At the hotel it seemed that everyone had a similar experience. They'd wandered off, dispersed, hung low, found cars if possible, and eventually returned to their hotels in small groups. The 3 unarrestables from our group were very happy to meet us back at the hotel, safe, unharmed, unarrested.
We got in touch with our home support and learned that the convergence center was still open and that a spokescouncil meeting to share information and plan for the next day was in the process of forming. Two of us grabbed the rental car and headed over there. We figured if it looked like a bad scene, we'd just keep driving on by.
When we arrived at the convergence center it was my first time being there. It was amazing. The center was a small warehouse in the northern part of Overtown. At the entrance there were medics asking people if they needed care and immediately next door was a medical treatment area. There were watch guards posted on the roof with walkie talkies, keeping track of police. Through the narrow opening of the fence there was an open courtyard and then the entrance to the warehouse. The courtyard was the food not bombs area. A large refrigerator truck was parked there and held all the food and provided power for cooking. An adhoc sink system had been set up for mass dish washing. Every day for several meals per day this area was buzzing with volunteers turning dumpster dived free food into delicious free gourmet vegan meals for hundreds of protestors.
When we entered the warehouse space it was like walking into the headquaters of the revolution. The walls were completely covered with maps and plans and meeting minutes and information and phone numbers and rides wanted and offered. The tables were littered with pamphlets. Volunteers were answering phones ringing off the hooks providing information, legal support, and media support. In one corner was the ad hoc indymedia center with a half a dozen public access computers. In another corner the media office where they were working on calling all the local mainstream media to organize a press conference at the convergence center that night. In another corner the legal defense team was compiling arrest statistics. And in the center of it all the spokescouncil meeting was coming together. Someone said in a loud speaking voice "if you can hear me, clap once". And a few people clapped once. Then they said "if you can hear me now, clap twice" and nearly everyone clapped twice. The crowd settled down and began to listen. A moderator was chosen, and agenda was formed.
The first thing on the agenda was an announcement that we should all be aware that we'd just been through a very traumatic event, we'd seen blood, felt pain, and been paniced. We'd had control taken away from us. We'd been abused. It was very important to make sure we processed that instead of bottling it up, lest we suffer from post traumatic stress. A call went out for volunteers who had experience with counceling and an ad hoc counceling group was formed right outside the meeting that people could come and go from.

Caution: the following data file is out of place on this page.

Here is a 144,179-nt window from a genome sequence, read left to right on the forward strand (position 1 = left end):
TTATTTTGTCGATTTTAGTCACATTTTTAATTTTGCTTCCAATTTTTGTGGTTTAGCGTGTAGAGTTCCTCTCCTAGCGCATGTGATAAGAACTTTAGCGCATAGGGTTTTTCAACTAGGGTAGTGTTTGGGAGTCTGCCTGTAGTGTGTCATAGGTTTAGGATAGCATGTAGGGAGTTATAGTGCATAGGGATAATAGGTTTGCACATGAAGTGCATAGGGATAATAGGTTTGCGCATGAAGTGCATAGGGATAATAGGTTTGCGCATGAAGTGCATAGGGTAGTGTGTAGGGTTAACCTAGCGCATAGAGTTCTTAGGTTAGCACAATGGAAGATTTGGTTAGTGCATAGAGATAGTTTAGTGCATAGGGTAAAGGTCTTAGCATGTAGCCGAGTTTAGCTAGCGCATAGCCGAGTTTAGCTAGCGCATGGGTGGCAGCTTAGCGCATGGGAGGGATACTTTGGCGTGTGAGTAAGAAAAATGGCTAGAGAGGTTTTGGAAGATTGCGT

We heard reports from different groups about the days events. We learned the truth behind the rumors of the convergence center being raided. It had not been raided. Some police had arrived and the convergence center went into lock down as per their security plan. The gates were closed, the doors were locked, the media team got the local media to come be at the space, the police chilled and left when the media arrived, and everything returned to normal.
A representative of the AFL/CIO rose to express the full support and solidarity of the AFL/CIO with our direct action group. He thanked us for honoring our promise to not engage in unpermitted direct action during their permitted march. He pledged that because we kept up our end of the bargain, he would stand in solidarity with us if the convergence center was raided that evening. We were all quite nervous that just being at this meeting would get us all arrested but nothing went down there that night. The AFL/CIO spokesperson also confirmed that several AFL/CIO busses had been prevented by the police from even arriving at the protest site to join the march. He also apologized to us about the behavior of some of their members who had "testosterone problems" (his words). He was very cognizant that some of the direct action folks had been treated rudely by a small number of union members during the permitted march and he said they are working within the union to reduce that kind of behavior.
We learned that that morning there was an early morning march from the Convergence Center to the Government Center (where we had gathered) that had been stopped by the police and that many arrests had been made at that march. This explained why there was such a feeling of headlessness and disorganization at the gathering that morning, all the organizers marching from the organizing center had been intercepted and some of them arrested by the police. We also learned that there had actually been a specific plan of where to march and which intersections to hold and where green zones were to be established that morning. Each of the intersections that the group had intended to hold was exactly where the police had amassed the most officers. I'm certain that there were police infiltrators listening in at every spokescouncil meeting, the police knew exactly what the plans were and were prepared for them. We also learned that the first round of police herding and pushing that morning near the fence was sparked by 2 protestors successfully attaching grappeling hooks to the fence in an attempt to bring it down. They were immediately arrested and their actions were used as a pretext to push the other few thousand of us around until we were allowed to disperse back into the hotel and to the permitted rally and march.